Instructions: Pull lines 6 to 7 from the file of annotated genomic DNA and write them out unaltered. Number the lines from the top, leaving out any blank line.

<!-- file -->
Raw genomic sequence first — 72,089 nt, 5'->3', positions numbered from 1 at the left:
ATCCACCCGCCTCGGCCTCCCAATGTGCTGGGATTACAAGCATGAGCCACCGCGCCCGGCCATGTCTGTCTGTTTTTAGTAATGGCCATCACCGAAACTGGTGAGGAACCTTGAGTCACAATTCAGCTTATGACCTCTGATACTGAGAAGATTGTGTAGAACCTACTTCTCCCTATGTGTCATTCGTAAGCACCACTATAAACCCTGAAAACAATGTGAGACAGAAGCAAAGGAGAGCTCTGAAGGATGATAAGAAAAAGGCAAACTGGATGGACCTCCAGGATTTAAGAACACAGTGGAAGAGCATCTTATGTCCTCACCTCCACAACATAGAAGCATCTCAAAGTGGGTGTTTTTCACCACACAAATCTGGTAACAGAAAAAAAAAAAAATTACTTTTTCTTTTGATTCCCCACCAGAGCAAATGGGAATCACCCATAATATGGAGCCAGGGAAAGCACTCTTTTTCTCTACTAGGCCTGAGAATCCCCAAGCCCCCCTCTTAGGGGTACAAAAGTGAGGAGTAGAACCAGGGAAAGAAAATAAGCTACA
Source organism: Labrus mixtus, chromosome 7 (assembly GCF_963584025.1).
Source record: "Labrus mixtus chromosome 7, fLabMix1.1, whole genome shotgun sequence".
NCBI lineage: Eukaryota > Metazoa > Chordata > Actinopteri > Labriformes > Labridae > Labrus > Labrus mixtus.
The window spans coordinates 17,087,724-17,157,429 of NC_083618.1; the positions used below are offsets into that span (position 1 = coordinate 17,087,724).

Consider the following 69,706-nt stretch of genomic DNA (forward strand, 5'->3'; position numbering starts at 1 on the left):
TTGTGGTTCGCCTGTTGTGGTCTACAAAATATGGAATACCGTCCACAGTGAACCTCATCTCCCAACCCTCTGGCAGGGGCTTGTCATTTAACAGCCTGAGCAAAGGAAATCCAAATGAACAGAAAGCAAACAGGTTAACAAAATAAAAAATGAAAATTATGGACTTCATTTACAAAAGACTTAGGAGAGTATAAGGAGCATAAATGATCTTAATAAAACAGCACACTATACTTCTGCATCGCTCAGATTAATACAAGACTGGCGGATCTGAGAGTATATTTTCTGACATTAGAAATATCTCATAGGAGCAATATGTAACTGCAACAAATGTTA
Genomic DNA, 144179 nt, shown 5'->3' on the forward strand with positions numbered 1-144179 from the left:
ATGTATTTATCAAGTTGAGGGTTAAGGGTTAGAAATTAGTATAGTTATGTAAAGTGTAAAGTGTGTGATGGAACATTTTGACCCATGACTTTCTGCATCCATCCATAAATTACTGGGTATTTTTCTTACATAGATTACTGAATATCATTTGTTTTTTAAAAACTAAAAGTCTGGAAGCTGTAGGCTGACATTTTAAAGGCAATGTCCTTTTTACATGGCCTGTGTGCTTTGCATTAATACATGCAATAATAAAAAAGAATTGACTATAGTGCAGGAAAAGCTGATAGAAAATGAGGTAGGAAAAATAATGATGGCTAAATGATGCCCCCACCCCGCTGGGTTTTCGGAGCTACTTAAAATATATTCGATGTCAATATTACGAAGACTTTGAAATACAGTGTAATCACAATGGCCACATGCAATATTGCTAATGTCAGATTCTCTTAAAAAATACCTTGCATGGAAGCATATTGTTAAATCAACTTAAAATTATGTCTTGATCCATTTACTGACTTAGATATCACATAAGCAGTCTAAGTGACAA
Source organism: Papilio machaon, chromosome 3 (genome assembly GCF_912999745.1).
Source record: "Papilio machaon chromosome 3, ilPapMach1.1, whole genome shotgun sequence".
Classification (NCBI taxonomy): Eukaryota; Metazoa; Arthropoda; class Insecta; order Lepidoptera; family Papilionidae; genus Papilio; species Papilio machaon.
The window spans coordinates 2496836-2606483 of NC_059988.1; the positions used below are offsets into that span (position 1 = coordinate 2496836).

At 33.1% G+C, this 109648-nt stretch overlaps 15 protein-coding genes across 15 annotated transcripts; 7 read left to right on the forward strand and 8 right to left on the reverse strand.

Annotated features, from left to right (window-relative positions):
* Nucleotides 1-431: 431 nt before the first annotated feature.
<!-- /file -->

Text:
The window spans coordinates 17,087,724-17,157,429 of NC_083618.1; the positions used below are offsets into that span (position 1 = coordinate 17,087,724).

Consider the following 69,706-nt stretch of genomic DNA (forward strand, 5'->3'; position numbering starts at 1 on the left):